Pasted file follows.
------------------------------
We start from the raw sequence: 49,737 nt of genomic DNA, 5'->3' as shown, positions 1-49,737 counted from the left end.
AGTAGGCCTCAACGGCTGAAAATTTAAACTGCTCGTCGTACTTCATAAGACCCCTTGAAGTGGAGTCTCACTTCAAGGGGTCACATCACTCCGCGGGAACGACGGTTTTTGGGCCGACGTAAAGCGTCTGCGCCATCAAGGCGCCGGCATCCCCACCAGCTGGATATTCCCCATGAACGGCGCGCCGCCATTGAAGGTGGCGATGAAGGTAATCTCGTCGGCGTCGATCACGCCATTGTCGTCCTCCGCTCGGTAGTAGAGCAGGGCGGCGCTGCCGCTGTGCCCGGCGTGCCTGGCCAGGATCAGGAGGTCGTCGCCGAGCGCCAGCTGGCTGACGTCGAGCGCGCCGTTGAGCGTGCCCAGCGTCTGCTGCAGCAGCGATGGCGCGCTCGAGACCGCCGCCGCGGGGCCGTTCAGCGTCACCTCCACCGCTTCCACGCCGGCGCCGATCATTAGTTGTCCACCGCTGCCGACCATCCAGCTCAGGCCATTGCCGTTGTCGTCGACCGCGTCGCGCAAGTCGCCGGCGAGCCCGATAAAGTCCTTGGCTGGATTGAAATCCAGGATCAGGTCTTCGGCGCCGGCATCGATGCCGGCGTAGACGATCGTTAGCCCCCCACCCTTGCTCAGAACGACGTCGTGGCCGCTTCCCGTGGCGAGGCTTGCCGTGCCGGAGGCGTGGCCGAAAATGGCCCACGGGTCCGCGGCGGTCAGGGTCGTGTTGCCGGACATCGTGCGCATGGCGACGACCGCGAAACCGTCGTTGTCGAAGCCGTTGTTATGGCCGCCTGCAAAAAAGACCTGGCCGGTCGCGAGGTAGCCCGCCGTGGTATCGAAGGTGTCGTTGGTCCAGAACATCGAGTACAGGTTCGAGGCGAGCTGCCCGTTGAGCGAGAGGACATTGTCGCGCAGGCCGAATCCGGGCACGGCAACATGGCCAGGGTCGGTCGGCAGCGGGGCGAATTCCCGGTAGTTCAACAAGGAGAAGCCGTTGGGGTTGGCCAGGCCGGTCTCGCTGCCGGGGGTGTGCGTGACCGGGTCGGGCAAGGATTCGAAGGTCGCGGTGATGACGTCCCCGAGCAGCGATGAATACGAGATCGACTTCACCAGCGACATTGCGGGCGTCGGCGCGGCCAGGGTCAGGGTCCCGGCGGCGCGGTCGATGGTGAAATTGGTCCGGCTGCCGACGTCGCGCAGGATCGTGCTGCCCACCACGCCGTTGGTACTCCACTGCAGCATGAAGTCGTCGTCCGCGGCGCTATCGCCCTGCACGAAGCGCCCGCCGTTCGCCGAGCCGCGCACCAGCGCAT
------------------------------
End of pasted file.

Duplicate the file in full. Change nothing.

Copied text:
We start from the raw sequence: 49,737 nt of genomic DNA, 5'->3' as shown, positions 1-49,737 counted from the left end.
AGTAGGCCTCAACGGCTGAAAATTTAAACTGCTCGTCGTACTTCATAAGACCCCTTGAAGTGGAGTCTCACTTCAAGGGGTCACATCACTCCGCGGGAACGACGGTTTTTGGGCCGACGTAAAGCGTCTGCGCCATCAAGGCGCCGGCATCCCCACCAGCTGGATATTCCCCATGAACGGCGCGCCGCCATTGAAGGTGGCGATGAAGGTAATCTCGTCGGCGTCGATCACGCCATTGTCGTCCTCCGCTCGGTAGTAGAGCAGGGCGGCGCTGCCGCTGTGCCCGGCGTGCCTGGCCAGGATCAGGAGGTCGTCGCCGAGCGCCAGCTGGCTGACGTCGAGCGCGCCGTTGAGCGTGCCCAGCGTCTGCTGCAGCAGCGATGGCGCGCTCGAGACCGCCGCCGCGGGGCCGTTCAGCGTCACCTCCACCGCTTCCACGCCGGCGCCGATCATTAGTTGTCCACCGCTGCCGACCATCCAGCTCAGGCCATTGCCGTTGTCGTCGACCGCGTCGCGCAAGTCGCCGGCGAGCCCGATAAAGTCCTTGGCTGGATTGAAATCCAGGATCAGGTCTTCGGCGCCGGCATCGATGCCGGCGTAGACGATCGTTAGCCCCCCACCCTTGCTCAGAACGACGTCGTGGCCGCTTCCCGTGGCGAGGCTTGCCGTGCCGGAGGCGTGGCCGAAAATGGCCCACGGGTCCGCGGCGGTCAGGGTCGTGTTGCCGGACATCGTGCGCATGGCGACGACCGCGAAACCGTCGTTGTCGAAGCCGTTGTTATGGCCGCCTGCAAAAAAGACCTGGCCGGTCGCGAGGTAGCCCGCCGTGGTATCGAAGGTGTCGTTGGTCCAGAACATCGAGTACAGGTTCGAGGCGAGCTGCCCGTTGAGCGAGAGGACATTGTCGCGCAGGCCGAATCCGGGCACGGCAACATGGCCAGGGTCGGTCGGCAGCGGGGCGAATTCCCGGTAGTTCAACAAGGAGAAGCCGTTGGGGTTGGCCAGGCCGGTCTCGCTGCCGGGGGTGTGCGTGACCGGGTCGGGCAAGGATTCGAAGGTCGCGGTGATGACGTCCCCGAGCAGCGATGAATACGAGATCGACTTCACCAGCGACATTGCGGGCGTCGGCGCGGCCAGGGTCAGGGTCCCGGCGGCGCGGTCGATGGTGAAATTGGTCCGGCTGCCGACGTCGCGCAGGATCGTGCTGCCCACCACGCCGTTGGTACTCCACTGCAGCATGAAGTCGTCGTCCGCGGCGCTATCGCCCTGCACGAAGCGCCCGCCGTTCGCCGAGCCGCGCACCAGCGCAT